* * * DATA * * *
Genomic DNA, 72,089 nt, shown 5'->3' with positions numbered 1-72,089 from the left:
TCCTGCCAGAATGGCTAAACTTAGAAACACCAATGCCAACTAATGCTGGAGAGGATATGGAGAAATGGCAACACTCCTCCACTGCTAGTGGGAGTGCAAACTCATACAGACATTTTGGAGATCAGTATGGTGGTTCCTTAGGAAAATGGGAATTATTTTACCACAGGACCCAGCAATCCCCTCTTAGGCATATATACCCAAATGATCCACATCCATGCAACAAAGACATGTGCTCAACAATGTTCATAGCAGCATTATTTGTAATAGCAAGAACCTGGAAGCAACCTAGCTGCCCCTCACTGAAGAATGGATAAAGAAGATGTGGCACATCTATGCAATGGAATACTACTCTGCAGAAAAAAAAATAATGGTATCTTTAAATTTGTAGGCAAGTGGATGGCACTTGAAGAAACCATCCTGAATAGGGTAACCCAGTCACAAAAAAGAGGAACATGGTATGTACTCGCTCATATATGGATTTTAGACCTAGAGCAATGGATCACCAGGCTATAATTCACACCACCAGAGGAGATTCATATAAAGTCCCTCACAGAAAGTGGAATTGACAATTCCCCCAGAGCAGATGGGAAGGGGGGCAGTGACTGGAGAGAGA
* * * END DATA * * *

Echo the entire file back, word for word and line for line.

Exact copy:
Genomic DNA, 72,089 nt, shown 5'->3' with positions numbered 1-72,089 from the left:
TCCTGCCAGAATGGCTAAACTTAGAAACACCAATGCCAACTAATGCTGGAGAGGATATGGAGAAATGGCAACACTCCTCCACTGCTAGTGGGAGTGCAAACTCATACAGACATTTTGGAGATCAGTATGGTGGTTCCTTAGGAAAATGGGAATTATTTTACCACAGGACCCAGCAATCCCCTCTTAGGCATATATACCCAAATGATCCACATCCATGCAACAAAGACATGTGCTCAACAATGTTCATAGCAGCATTATTTGTAATAGCAAGAACCTGGAAGCAACCTAGCTGCCCCTCACTGAAGAATGGATAAAGAAGATGTGGCACATCTATGCAATGGAATACTACTCTGCAGAAAAAAAAATAATGGTATCTTTAAATTTGTAGGCAAGTGGATGGCACTTGAAGAAACCATCCTGAATAGGGTAACCCAGTCACAAAAAAGAGGAACATGGTATGTACTCGCTCATATATGGATTTTAGACCTAGAGCAATGGATCACCAGGCTATAATTCACACCACCAGAGGAGATTCATATAAAGTCCCTCACAGAAAGTGGAATTGACAATTCCCCCAGAGCAGATGGGAAGGGGGGCAGTGACTGGAGAGAGA